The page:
CHIEF JUDGE, STATE BAR PITCH CIVILITY TO NEW YORK LAWYERS (5-21-19)
One can disagree without being disagreeable. This oft-heard observation is certainly worth underscoring in today’s contentious times. Nowhere, however, has its adherence been more consistently challenging than in the legal profession. The reason is obvious. Where disputes abound, so, too, do opportunities to be not only disagreeable, but downright obnoxious. And for lawyers and judges, disputes pretty much abound every hour of every workday.
In 1997, the New York court system responded to heightened concerns about unseemly behavior within the legal profession by adopting the Standards of Civility. An appendix to what is today known as the Rules of Professional Conduct, its preamble describes them as “a set of guidelines intended to encourage lawyers, judges and court personnel to observe principles of civility and decorum, and to confirm the legal profession’s rightful status as an honorable and respected profession where courtesy and civility are observed as a matter of course”.
The Standards of Civility are back in the news today following approval last month of an updated, modernized version of them by the New York State Bar Association. The initiative was prompted in part by the technological advances of the digital age which, in addition to significantly affecting the nuts and bolts of law practice, have also increased the avenues for rancor, discord and mischief. As just one example, several lawyers across the country, and a few judges, too, have found themselves in hot water for inappropriate social media postings regarding people and matters with which they were involved professionally.
Janet DiFiore, Chief Judge of the New York Court of Appeals, hailed the state’s updated guidelines, asserting that “Civility and professionalism increase the effectiveness of the justice system and enhance the public’s trust in the legal profession”. While that’s certainly true, some clients and potential clients are attracted to lawyers who display the overly aggressive, boorish behavior that the Standards are designed to mitigate. Various lawyer advertising has been geared to exploit that precise mentality, with some attorneys even going so far as to characterize themselves as “mean” or “pit bulls”.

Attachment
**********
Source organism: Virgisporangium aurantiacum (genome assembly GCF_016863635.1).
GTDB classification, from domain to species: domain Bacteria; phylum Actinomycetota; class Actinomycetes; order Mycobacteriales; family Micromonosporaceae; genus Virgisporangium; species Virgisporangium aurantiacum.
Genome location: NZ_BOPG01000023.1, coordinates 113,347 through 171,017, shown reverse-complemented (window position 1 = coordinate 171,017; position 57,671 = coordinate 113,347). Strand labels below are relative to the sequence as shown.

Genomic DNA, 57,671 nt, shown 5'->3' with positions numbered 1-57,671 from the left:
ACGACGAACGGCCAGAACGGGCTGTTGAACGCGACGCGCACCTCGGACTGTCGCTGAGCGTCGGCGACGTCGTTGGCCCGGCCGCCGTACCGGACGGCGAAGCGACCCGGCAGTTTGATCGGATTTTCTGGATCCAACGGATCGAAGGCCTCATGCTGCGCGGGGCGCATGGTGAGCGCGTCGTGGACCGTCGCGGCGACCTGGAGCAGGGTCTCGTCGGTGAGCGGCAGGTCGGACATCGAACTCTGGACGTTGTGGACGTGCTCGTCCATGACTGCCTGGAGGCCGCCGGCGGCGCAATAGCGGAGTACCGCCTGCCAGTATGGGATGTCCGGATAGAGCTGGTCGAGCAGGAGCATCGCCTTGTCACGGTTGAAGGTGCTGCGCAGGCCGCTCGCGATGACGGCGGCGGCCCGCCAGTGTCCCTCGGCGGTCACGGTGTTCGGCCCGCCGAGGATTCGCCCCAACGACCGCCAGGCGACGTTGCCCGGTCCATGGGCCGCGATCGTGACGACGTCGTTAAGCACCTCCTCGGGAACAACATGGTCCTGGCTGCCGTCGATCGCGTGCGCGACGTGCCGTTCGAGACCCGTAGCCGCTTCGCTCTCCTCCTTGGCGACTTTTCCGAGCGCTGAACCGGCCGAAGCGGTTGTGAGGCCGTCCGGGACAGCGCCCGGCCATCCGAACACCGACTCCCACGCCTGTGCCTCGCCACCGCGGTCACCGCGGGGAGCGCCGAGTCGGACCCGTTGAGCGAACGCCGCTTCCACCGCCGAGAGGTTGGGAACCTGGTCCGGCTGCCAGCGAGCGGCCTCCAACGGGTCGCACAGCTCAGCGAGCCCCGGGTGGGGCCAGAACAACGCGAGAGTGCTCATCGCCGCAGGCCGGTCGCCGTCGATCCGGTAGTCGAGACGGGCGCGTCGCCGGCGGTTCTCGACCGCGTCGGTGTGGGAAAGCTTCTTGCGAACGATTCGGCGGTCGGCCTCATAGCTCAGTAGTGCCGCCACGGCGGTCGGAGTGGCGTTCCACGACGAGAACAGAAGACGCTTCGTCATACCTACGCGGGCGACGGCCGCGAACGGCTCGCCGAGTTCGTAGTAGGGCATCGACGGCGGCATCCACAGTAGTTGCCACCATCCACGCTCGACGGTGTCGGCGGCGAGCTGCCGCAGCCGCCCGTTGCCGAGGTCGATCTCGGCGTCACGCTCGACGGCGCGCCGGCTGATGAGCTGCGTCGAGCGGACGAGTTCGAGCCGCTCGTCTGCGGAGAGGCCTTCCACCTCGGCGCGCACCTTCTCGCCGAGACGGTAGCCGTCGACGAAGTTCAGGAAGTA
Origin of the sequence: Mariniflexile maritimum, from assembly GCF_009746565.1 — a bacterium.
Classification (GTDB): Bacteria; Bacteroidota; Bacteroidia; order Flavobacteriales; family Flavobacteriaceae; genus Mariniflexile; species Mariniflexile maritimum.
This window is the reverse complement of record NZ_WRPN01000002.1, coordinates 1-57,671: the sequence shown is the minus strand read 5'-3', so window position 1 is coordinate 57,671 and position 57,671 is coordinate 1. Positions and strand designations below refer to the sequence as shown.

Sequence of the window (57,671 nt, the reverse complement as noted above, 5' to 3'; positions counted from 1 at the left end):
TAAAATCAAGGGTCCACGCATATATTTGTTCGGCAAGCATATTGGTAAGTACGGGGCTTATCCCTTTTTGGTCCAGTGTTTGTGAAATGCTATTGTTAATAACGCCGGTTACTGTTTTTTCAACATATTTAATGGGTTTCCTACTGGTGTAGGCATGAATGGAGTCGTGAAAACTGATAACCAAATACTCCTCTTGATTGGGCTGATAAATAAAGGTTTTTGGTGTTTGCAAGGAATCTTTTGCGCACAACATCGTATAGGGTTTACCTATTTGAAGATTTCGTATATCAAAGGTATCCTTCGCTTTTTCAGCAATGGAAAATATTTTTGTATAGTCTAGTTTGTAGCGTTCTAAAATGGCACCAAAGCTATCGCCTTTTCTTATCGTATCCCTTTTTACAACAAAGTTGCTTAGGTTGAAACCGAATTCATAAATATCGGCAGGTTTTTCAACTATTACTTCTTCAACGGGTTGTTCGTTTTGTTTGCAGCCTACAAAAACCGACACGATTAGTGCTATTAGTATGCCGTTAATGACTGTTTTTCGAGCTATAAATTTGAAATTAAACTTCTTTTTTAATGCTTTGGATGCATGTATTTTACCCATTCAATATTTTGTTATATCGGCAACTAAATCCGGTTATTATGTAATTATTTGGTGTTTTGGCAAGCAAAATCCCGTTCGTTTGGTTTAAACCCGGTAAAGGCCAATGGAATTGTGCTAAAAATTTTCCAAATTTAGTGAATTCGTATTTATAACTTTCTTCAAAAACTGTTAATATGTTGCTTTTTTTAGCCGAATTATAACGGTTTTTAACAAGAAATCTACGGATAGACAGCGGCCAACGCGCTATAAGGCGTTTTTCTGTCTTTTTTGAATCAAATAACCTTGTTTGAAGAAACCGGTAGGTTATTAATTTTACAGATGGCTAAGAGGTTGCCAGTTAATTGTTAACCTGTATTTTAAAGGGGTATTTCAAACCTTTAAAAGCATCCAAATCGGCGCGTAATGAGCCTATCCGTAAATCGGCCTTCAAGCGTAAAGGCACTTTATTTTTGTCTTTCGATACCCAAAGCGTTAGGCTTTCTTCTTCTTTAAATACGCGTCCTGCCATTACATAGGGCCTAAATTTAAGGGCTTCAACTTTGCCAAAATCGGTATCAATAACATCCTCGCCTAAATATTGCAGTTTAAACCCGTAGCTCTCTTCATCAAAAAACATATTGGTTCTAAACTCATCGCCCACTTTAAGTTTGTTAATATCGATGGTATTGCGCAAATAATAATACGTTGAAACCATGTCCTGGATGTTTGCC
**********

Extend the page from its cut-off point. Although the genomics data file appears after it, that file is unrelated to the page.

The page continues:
While lawyers have a professional responsibility to advocate zealously and faithfully on behalf of their clients, those who are inappropriately antagonistic, obnoxious or “mean” may actually be undermining their clients’ interests and costing them unnecessary expense as well. To illustrate this point, consider a contested divorce action with significant issues involving child custody and visitation, spousal and child support, and the equitable distribution of marital property. After service of the summons and complaint, the defendant’s attorney calls the plaintiff’s attorney seeking an extension of time to submit an answer. Such requests are common in all kinds of litigation and, absent extraordinary circumstances, should be freely accomodated.
If the plaintiff’s attorney unreasonably refuses to grant the request, he or she will have set the stage for bitterness and acrimony throughout the course of the proceeding. As a consequence, matters such as the scheduling of a deposition or the exchange of discoverable documents will likely wind up being decided by the court on motion papers – with substantial expense to the litigants – instead of by a simple phone call.
Warring attorneys can even turn something as simple as making the children available for an interview with their law guardian into a big deal with a big price tag for their clients. In one case over which I presided in the Family Court, the hostility between the attorneys for the respective parties was such that they wound up having a fist fight in the waiting room. And with the children watching!
Lawyers with lousy attitudes and perennial chips on their shoulders hardly endear themselves to judges, law assistants, or court personnel. Their reputations as pains in the butt – or worse – spread quickly, particularly in smaller venues like Staten Island. None of this furthers their clients’ interests.
Despite the adoption of the Standards of Civility 22 years ago, there is a sense among veteran judges and lawyers with whom I’ve spoken that things have actually gotten worse within the profession. Newer lawyers tend to be unduly combative and antagonistic, they say, making the practice of law more onerous and less personally satisfying. Several of these long-time judges and lawyers have said emphatically that they wouldn’t want their children or grandchildren to pursue a career in law.
Whether the publicity surrounding release of the updated guidelines will change anything remains to be seen. Perhaps, when all is said and done, the best hope for greater civility among lawyers rests on clients understanding that their interests are furthered by it.
(A new column appears here every Tuesday. Comments relating to the column are welcome and should be sent to firstname.lastname@example.org)
Daniel Leddy's law column has been published by the Staten Island Advance for over 25 years, appearing every Tuesday on the editorial page. His most recent column appears below. An archive of his columns can be found here
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